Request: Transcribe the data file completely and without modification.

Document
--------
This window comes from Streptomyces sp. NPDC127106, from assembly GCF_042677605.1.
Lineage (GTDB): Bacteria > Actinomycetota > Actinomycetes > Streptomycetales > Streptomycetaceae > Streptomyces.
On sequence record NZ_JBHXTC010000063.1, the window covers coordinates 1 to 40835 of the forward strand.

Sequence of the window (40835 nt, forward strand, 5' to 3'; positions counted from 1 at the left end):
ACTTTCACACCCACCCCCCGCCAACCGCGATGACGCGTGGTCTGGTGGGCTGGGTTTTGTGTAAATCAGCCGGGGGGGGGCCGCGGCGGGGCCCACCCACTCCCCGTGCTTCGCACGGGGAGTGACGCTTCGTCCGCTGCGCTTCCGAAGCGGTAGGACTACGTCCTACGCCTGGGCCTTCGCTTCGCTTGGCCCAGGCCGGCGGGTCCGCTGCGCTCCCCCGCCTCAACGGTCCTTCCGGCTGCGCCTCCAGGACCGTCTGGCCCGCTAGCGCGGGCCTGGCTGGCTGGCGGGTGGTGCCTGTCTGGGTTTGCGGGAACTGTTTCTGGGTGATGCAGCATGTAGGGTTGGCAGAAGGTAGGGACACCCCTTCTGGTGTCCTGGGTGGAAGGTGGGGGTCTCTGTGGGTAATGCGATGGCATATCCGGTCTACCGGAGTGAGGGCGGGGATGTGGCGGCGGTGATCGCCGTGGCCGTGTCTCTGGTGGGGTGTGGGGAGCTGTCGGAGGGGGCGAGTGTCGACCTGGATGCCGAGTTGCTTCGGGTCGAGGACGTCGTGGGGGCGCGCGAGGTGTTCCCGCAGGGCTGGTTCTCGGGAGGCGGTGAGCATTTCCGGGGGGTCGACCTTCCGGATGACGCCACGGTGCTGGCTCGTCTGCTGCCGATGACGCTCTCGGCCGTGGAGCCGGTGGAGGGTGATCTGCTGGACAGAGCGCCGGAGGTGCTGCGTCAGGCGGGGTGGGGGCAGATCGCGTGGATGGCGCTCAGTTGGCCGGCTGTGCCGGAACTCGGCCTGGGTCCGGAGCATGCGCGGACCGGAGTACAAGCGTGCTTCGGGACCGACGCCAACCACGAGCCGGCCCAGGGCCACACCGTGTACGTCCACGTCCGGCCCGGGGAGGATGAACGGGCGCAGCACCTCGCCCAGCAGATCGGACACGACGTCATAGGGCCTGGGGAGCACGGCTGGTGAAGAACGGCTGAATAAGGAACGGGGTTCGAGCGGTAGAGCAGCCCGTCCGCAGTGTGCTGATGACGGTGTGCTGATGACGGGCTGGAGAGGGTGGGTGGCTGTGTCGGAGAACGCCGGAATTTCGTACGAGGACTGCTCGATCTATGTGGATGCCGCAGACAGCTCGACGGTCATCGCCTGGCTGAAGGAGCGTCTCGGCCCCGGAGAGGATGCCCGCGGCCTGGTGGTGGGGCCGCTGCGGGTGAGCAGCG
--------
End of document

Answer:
This window comes from Streptomyces sp. NPDC127106, from assembly GCF_042677605.1.
Lineage (GTDB): Bacteria > Actinomycetota > Actinomycetes > Streptomycetales > Streptomycetaceae > Streptomyces.
On sequence record NZ_JBHXTC010000063.1, the window covers coordinates 1 to 40835 of the forward strand.

Sequence of the window (40835 nt, forward strand, 5' to 3'; positions counted from 1 at the left end):
ACTTTCACACCCACCCCCCGCCAACCGCGATGACGCGTGGTCTGGTGGGCTGGGTTTTGTGTAAATCAGCCGGGGGGGGGCCGCGGCGGGGCCCACCCACTCCCCGTGCTTCGCACGGGGAGTGACGCTTCGTCCGCTGCGCTTCCGAAGCGGTAGGACTACGTCCTACGCCTGGGCCTTCGCTTCGCTTGGCCCAGGCCGGCGGGTCCGCTGCGCTCCCCCGCCTCAACGGTCCTTCCGGCTGCGCCTCCAGGACCGTCTGGCCCGCTAGCGCGGGCCTGGCTGGCTGGCGGGTGGTGCCTGTCTGGGTTTGCGGGAACTGTTTCTGGGTGATGCAGCATGTAGGGTTGGCAGAAGGTAGGGACACCCCTTCTGGTGTCCTGGGTGGAAGGTGGGGGTCTCTGTGGGTAATGCGATGGCATATCCGGTCTACCGGAGTGAGGGCGGGGATGTGGCGGCGGTGATCGCCGTGGCCGTGTCTCTGGTGGGGTGTGGGGAGCTGTCGGAGGGGGCGAGTGTCGACCTGGATGCCGAGTTGCTTCGGGTCGAGGACGTCGTGGGGGCGCGCGAGGTGTTCCCGCAGGGCTGGTTCTCGGGAGGCGGTGAGCATTTCCGGGGGGTCGACCTTCCGGATGACGCCACGGTGCTGGCTCGTCTGCTGCCGATGACGCTCTCGGCCGTGGAGCCGGTGGAGGGTGATCTGCTGGACAGAGCGCCGGAGGTGCTGCGTCAGGCGGGGTGGGGGCAGATCGCGTGGATGGCGCTCAGTTGGCCGGCTGTGCCGGAACTCGGCCTGGGTCCGGAGCATGCGCGGACCGGAGTACAAGCGTGCTTCGGGACCGACGCCAACCACGAGCCGGCCCAGGGCCACACCGTGTACGTCCACGTCCGGCCCGGGGAGGATGAACGGGCGCAGCACCTCGCCCAGCAGATCGGACACGACGTCATAGGGCCTGGGGAGCACGGCTGGTGAAGAACGGCTGAATAAGGAACGGGGTTCGAGCGGTAGAGCAGCCCGTCCGCAGTGTGCTGATGACGGTGTGCTGATGACGGGCTGGAGAGGGTGGGTGGCTGTGTCGGAGAACGCCGGAATTTCGTACGAGGACTGCTCGATCTATGTGGATGCCGCAGACAGCTCGACGGTCATCGCCTGGCTGAAGGAGCGTCTCGGCCCCGGAGAGGATGCCCGCGGCCTGGTGGTGGGGCCGCTGCGGGTGAGCAGCG